I never intended to proclaim these stories as good works on the ladder to heaven. One must admit though, a story like, "I Can Sleep On Windy Nights" can help develope "living skills" that go with a person to their grave! No matter what background a person has, there is SOMETHING that they learned that is valuable. Sometimes, the most valuable lessons can be how NOT to do it as opposed to HOW to do it.
I'll add some more stories that affected me when I have more time;-)
|Posted on Wednesday, November 22, 2000 - 6:04 pm: || |
Aunt Sue just brought back a peaceful memory, I really enjoyed that show and felt relaxed when I listened to it. It is one of the few things in my SDA Heritage I am comfortable to share with my kids.
We also did alot of camping with other church members. How I loved those trips. On Sabbath we would take our lawn chairs into the creek and sit while someone read stories to us. There were always long hikes in the woods. At the time my parents were not too strict and we could wear our swimsuits while we sat in the creek and could wear play clothes on the hikes. We sang Sabbath songs around the campfire and also had church in the morning.
We always ate taco salad on those camping trips and had veggie links on the fire and popcorn after sundown. S'mores were not forbidden either.
MaryAnn this is the most therapeutic thing I have done since coming to FAF. Thank you for softening the anger and helping me to remmber that the people of my childhood really loved me and tried their best.
|Posted on Wednesday, November 22, 2000 - 6:06 pm: || |
PS Good works bring magnificiant wordly results...not salvation. I want my kids to have both. Val
|Posted on Wednesday, November 22, 2000 - 6:16 pm: || |
As long as we realize that our good works are
fruits of the Holy Spirit who is the sap
(lifeblood) running through the grapevine
(Christ) abd throughout the branches (us).
|Posted on Wednesday, November 22, 2000 - 6:31 pm: || |
OK TO KEEP SABBATH HOLY
The more zealous among us formers must
never forget that Scripture GIVES
PERMISSION for believers to keep the
seventh-day Sabbath holy!
"Welcome ALL the Lord's followers, even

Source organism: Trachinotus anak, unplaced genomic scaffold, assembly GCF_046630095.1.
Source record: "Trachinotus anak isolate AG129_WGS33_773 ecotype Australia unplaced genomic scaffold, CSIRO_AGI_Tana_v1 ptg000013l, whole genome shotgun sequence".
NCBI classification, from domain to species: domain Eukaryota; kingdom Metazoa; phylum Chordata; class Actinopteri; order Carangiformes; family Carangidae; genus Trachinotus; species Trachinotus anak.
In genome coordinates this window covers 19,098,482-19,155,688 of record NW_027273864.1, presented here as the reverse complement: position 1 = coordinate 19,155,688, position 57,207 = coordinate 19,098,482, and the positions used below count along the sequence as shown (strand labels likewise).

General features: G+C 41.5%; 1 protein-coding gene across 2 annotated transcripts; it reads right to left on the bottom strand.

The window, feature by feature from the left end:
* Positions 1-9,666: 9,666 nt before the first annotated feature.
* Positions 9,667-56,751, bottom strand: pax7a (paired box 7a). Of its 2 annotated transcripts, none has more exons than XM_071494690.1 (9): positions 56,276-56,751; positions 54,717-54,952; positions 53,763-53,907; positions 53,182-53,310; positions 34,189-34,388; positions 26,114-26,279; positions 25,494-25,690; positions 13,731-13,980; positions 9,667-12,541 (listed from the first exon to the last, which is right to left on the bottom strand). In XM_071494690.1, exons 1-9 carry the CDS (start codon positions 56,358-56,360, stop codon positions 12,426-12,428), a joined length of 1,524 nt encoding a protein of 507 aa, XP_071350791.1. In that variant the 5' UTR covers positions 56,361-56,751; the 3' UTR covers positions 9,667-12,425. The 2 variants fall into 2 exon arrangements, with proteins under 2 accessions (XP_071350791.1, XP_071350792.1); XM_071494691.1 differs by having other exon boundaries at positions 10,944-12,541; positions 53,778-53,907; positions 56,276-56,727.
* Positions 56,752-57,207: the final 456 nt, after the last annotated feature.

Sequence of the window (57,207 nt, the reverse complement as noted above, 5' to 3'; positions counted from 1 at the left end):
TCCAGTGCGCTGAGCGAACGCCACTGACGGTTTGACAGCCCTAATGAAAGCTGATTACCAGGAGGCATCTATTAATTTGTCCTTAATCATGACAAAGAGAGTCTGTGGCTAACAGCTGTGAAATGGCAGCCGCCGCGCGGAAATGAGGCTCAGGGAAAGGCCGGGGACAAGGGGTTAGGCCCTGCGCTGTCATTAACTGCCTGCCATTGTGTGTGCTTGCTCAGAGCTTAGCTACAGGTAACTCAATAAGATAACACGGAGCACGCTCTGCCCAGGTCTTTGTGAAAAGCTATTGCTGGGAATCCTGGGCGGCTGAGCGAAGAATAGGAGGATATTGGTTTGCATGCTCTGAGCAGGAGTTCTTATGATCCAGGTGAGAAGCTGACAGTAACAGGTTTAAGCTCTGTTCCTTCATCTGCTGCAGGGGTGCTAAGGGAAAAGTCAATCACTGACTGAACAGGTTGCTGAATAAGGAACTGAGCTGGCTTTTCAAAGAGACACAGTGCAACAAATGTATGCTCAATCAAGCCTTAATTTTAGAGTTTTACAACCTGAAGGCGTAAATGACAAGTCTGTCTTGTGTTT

those whose faith is weak. Don't criticize them
for having beliefs that are DIFFERENT from
yours. Some think it is all right to eat anything,
while those whose faith is weak will eat only
vegetables. But you should not criticize others
for eating or for not eating. After all, God
welcomes EVERYONE. What right do you
have to criticize someone else's servants?
Only THEIR Lord can decide if they are doing
right, and the Lord will make sure that they do
"Some of the Lord's followers think ONE DAY
IS MORE IMPORTANT THAN ANOTHER.
Others think all days are the same. But each
of you should make up your own mind. Any
followers who COUNT ONE DAY MORE
IMPORTANT THAN ANOTHER do it to honor
their Lord. And any followers who eat meat
give thanks to God, jsut like the ones who
don't eat meat.
"Whether we live or die, it must be for God,
rather than for ourselves. Whether we live or
die, it myust be for the Lord. Alive or dead, we
still belong to the Lord. This is because Christ
died and rose to life, so that he would be the
Lord of the dead and of the living. Why do you
criticize other followers of the Lord? Why do
you look down on them? The day is coming
when God will judge all of us. In the Scriptures
"'I swear by my very life
that everyone will kneel down
and praise my name!'
"And so, each of us must give an account to
God for what we do."
--Paul, Romans 14:1-12 (Contemporary
English Version = CEV).
|Posted on Wednesday, November 22, 2000 - 6:46 pm: || |